Introduction In 2010 NICE updated their guidelines on the prescription of anti-tumour necrosis factor alpha (a-TNF) for Crohn’s disease (CD) to include Adalimumab as a treatment for patients with severe active CD. As a therapeutic option it provided an attractive alternative, both to units, struggling for infusion capacity and limited specialist nurse input, and to patients, as a time-saving, home delivered and administered option.
Methods A retrospective review of inflammatory bowel disease patients at University Hospital North Staffordshire up until December 2012.
Results Of 3600 inflammatory bowel disease 117 patients are on a-TNF. A further 47 patients have had, but are no longer on, a-TNF. 37 patients had their original a-TNF switched during their disease course (21%). 25 patients (68% of all switches) had their a-TNF switched for non-clinical reasons (*including patient choice and unit preference). All of these were from infliximab to adalimumab, 8 had to be switched back to infliximab.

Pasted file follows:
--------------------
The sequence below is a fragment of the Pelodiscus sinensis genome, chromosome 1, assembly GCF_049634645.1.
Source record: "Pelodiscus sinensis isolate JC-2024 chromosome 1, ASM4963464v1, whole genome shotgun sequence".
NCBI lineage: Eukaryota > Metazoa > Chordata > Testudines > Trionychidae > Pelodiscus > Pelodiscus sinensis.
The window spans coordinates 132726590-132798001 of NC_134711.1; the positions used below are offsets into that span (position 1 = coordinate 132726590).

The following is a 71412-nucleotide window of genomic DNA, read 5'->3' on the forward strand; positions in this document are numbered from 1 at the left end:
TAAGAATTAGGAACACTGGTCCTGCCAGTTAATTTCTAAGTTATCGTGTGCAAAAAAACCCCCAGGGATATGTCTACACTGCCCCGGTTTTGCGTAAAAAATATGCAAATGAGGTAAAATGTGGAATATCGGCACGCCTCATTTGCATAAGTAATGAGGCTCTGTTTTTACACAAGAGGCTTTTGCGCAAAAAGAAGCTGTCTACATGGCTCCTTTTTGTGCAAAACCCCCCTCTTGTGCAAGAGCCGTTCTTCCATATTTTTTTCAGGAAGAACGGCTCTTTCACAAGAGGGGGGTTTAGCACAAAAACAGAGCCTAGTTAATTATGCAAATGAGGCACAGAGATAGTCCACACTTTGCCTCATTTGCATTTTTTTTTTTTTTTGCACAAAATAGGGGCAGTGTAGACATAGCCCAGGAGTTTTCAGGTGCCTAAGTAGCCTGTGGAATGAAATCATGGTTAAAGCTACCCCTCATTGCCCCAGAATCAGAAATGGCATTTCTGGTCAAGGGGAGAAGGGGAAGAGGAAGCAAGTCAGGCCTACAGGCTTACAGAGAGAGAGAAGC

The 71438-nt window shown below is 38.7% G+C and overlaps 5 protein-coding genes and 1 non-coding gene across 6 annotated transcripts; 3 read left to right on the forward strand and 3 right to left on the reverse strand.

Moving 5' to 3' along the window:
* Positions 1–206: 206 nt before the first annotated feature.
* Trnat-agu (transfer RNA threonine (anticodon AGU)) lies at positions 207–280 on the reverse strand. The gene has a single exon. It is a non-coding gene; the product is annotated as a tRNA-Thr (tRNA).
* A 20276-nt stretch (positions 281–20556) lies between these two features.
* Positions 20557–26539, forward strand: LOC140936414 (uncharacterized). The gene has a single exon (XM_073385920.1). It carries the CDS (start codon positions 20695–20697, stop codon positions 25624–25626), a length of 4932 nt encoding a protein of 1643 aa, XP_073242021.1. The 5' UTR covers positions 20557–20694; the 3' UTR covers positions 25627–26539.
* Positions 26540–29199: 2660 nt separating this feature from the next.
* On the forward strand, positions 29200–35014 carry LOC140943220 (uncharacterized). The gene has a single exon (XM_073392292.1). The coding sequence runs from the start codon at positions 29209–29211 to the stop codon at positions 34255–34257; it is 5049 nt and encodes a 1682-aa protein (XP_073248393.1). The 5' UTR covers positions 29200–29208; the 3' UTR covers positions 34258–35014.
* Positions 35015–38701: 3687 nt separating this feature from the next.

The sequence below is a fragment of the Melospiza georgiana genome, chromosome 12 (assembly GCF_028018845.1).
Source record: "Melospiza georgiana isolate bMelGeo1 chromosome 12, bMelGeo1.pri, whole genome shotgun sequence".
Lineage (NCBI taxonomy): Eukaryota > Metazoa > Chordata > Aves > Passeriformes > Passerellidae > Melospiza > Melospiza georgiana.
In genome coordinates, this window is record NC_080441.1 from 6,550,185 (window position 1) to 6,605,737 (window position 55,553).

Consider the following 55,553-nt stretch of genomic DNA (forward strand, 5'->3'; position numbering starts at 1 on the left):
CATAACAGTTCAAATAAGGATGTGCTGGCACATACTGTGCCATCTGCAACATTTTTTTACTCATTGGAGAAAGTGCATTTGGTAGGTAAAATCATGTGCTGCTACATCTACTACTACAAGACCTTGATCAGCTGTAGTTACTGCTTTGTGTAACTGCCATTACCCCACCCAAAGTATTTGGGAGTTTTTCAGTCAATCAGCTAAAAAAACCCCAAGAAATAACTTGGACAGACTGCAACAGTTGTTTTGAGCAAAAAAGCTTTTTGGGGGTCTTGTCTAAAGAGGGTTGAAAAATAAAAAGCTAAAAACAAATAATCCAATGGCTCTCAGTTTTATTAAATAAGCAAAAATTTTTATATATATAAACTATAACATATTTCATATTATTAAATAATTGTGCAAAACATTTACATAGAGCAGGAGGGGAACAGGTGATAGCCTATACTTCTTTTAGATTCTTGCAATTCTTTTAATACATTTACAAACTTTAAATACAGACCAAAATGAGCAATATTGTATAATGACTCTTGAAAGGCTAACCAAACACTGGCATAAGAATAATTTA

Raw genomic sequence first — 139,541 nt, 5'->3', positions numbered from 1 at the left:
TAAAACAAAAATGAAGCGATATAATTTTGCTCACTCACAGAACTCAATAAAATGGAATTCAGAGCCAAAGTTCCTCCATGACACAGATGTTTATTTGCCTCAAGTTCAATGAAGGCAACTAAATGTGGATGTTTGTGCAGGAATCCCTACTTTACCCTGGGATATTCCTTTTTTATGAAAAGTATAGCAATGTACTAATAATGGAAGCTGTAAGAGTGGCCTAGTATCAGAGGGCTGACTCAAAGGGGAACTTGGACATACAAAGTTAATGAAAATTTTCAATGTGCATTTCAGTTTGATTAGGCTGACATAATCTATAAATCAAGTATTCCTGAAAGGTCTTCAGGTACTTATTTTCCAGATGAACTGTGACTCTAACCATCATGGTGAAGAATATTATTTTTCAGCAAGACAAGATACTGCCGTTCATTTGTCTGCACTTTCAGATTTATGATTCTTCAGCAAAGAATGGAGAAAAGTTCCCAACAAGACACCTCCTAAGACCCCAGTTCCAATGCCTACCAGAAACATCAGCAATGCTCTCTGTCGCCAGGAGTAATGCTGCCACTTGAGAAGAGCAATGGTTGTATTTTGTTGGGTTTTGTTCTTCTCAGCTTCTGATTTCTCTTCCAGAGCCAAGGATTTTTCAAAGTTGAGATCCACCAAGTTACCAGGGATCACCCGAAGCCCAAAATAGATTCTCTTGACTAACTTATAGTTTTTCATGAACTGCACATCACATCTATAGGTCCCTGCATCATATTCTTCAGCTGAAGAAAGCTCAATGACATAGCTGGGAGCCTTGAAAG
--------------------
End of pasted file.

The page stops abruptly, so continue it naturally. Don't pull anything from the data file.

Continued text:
Prior to switching 23 of the 25 patients were in clinical remission with the other 2 being partial responders. After switching 11 remained in clinical remission, 13 did not have clinical remission and the data was unavailable in 1 patient.
Conclusion The revision of NICE guidelines to include adalimumab was associated with a significant percentage of *non-clinical switches. There was a 52% loss of efficacy in non-clinical switches. Loss of efficacy when switching has been confirmed in prospective trials.1,2
Hoentjen F, Haarhuis BJ, Drenth JP, de Jong DJ. Elective switching from infliximab to adalimumab in stable Crohn’s disease. Inflamm Bowel Dis 2013:19:761–6
Van Assche G, Vermeire S, Ballet V, Gabriels F, Noman M, D’Haens G, Claessens C, Humlet E, Vande Casteele N, Gils A, Rutgeerts P. Switch to adalimumab in patients with Crohn’s disease controlled by maintenance infliximab: prospective randomised SWITCH trial. Gut 2012:61:229–34
Disclosure of Interest None Declared.